The very best college football programs take advantage of "loopholes." Joker Phillips' resignation notwithstanding, power programs—mostly in the SEC—have created a culture of rule-pushing, whether it be in recruiting practices, expanded support staff or over-signing.
But to consider the adoption of satellite camps, by Penn State this summer and by Notre Dame starting next summer, as exploiting a loophole gets one key variable wrong: This one actually helps the kids.
For Notre Dame, perhaps the premiere national recruiting football program in the country, getting the opportunity to sell their school and take their message to recruits over the summer can only help all parties involved. And the Irish staff absolutely must be at the forefront of the idea.
As 247Sports.com's Steve Wiltfong first reported, the Irish will begin co-hosting football camps with schools in different regions. First on the list is joining Georgia State in Atlanta, a region that's turning into a significant pipeline for head coach Brian Kelly.
Atlanta is just one stop. As a fully-formed idea, Notre Dame could set up shop in Florida, Texas and California, spending parts of the summer in three crucial recruiting regions where the Irish coaching staff continually fights uphill battles trying to pull out talent.
The chance for Tony Alford to be more than just a voice from Indiana on the telephone in South Florida should have Irish fans salivating. That Kerry Cooks will be able to coach up prospects in Texas, where he's made significant inroads the past few recruiting cycles already, will be invaluable.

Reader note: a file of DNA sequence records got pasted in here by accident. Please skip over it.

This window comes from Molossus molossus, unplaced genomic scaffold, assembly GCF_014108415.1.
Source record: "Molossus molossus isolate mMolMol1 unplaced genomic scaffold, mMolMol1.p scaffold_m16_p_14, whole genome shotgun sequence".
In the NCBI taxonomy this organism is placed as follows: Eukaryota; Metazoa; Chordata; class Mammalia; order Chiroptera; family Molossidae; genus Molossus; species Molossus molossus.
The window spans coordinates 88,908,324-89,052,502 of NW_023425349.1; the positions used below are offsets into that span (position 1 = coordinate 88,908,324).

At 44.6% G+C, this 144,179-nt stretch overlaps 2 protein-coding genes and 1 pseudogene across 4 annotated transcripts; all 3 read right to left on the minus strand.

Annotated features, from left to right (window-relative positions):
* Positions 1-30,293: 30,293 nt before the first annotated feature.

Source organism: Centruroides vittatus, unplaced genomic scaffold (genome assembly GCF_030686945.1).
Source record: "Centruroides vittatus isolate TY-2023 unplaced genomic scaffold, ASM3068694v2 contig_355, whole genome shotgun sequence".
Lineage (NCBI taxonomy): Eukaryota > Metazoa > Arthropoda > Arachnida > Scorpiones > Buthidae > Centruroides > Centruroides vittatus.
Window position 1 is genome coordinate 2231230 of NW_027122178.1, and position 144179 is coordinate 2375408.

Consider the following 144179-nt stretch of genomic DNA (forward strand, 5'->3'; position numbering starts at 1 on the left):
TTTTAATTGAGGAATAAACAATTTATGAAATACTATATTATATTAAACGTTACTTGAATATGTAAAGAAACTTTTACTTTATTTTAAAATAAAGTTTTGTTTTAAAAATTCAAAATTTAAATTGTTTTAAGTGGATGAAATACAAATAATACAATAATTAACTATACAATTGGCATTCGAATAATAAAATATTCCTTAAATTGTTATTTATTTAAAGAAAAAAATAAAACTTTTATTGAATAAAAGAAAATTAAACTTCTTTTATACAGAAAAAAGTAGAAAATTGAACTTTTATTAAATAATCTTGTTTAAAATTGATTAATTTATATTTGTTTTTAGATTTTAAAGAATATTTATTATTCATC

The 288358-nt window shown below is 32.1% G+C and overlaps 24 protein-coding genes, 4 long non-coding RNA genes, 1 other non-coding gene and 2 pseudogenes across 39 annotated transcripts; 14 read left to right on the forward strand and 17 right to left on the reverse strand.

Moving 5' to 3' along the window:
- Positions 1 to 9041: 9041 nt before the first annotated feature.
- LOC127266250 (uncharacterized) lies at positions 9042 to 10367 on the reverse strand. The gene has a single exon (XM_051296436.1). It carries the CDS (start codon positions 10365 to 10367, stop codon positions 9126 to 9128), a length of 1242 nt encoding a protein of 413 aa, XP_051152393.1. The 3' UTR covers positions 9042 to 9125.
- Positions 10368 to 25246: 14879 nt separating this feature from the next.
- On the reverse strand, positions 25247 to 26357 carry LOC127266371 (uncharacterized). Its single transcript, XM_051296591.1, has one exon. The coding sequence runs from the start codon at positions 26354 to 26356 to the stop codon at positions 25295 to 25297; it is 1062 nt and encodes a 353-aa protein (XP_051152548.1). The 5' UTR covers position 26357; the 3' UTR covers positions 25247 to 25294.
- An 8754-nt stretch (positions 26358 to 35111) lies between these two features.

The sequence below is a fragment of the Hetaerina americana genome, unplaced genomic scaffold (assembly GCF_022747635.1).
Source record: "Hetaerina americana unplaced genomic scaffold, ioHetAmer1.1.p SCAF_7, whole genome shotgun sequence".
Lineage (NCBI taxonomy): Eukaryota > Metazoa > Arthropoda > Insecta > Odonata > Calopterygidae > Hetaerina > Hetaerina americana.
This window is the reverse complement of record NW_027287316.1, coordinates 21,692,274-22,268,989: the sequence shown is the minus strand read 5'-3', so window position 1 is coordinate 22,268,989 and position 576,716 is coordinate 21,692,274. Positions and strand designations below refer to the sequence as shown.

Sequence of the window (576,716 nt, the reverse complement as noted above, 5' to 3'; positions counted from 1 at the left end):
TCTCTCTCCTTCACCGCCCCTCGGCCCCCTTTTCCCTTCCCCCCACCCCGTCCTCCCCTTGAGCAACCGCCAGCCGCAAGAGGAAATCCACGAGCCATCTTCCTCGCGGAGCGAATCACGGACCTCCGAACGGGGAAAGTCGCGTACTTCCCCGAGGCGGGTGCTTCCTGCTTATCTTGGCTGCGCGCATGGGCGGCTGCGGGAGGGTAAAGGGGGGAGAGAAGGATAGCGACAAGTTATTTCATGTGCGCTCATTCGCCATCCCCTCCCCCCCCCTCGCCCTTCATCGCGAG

And while most Irish fans want to give up on a place like Fresno, getting Mike Denbrock and the Irish staff to such a talent-rich (though difficult-to-crack) region will make the idea of Notre Dame a reality to talented recruits, not just some mythical place in Indiana.
The idea that James Franklin, Brian Kelly or any northern coach would be able to set up shop in somebody else's backyard has some SEC coaches crying foul. Georgia coach Mark Richt told the AP the following:
"To me, what I'm seeing is a loophole in that if another school sponsors a camp -- Georgia Camp featuring Penn State coaches -- or some Division II schools in Texas featuring Oklahoma's coaches or Oklahoma State's coaches or Texas' coaches and then just barnstorming all around the place," Richt said. "The rule says that everybody's camp should be on their own institution, so it's basically people finding a way around that rule. We think the rule was set for a reason and it ought to stay that way."
As SEC meetings took place a few weeks ago, some of the SEC's powerbrokers had the conference considering rule changes to stop the growing practice. Ross Bjork, athletic director for Ole Miss, made these comments to ESPN's Brett McMurphy and Edward Aschoff:
"That's our backyard, so anytime those things happen, your eyes and ears perk up to say, 'What do we need to address [the issue] if that's a hindrance,'" Bjork said. "If it's a competitive disadvantage, then we need to look at it."
The deeper you look into the summer camp scene, the more distasteful things seem to get. It's hardly satellite camps that are the problem.